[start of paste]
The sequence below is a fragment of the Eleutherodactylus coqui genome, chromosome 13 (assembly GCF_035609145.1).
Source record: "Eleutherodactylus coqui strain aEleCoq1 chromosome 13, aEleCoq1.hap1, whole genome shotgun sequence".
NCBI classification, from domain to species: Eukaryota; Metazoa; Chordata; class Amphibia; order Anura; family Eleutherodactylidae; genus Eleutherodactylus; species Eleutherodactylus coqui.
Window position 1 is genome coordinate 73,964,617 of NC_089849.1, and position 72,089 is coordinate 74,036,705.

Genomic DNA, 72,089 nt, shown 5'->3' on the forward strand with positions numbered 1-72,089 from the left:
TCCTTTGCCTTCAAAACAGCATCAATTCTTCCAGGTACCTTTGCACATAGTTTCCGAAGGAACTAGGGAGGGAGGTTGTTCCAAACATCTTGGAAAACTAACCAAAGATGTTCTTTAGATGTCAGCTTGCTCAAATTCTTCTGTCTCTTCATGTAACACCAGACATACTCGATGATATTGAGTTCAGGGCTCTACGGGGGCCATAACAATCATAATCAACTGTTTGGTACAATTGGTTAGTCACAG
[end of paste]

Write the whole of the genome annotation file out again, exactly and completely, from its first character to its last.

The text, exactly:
The sequence below is a fragment of the Eleutherodactylus coqui genome, chromosome 13 (assembly GCF_035609145.1).
Source record: "Eleutherodactylus coqui strain aEleCoq1 chromosome 13, aEleCoq1.hap1, whole genome shotgun sequence".
NCBI classification, from domain to species: Eukaryota; Metazoa; Chordata; class Amphibia; order Anura; family Eleutherodactylidae; genus Eleutherodactylus; species Eleutherodactylus coqui.
Window position 1 is genome coordinate 73,964,617 of NC_089849.1, and position 72,089 is coordinate 74,036,705.

Genomic DNA, 72,089 nt, shown 5'->3' on the forward strand with positions numbered 1-72,089 from the left:
TCCTTTGCCTTCAAAACAGCATCAATTCTTCCAGGTACCTTTGCACATAGTTTCCGAAGGAACTAGGGAGGGAGGTTGTTCCAAACATCTTGGAAAACTAACCAAAGATGTTCTTTAGATGTCAGCTTGCTCAAATTCTTCTGTCTCTTCATGTAACACCAGACATACTCGATGATATTGAGTTCAGGGCTCTACGGGGGCCATAACAATCATAATCAACTGTTTGGTACAATTGGTTAGTCACAG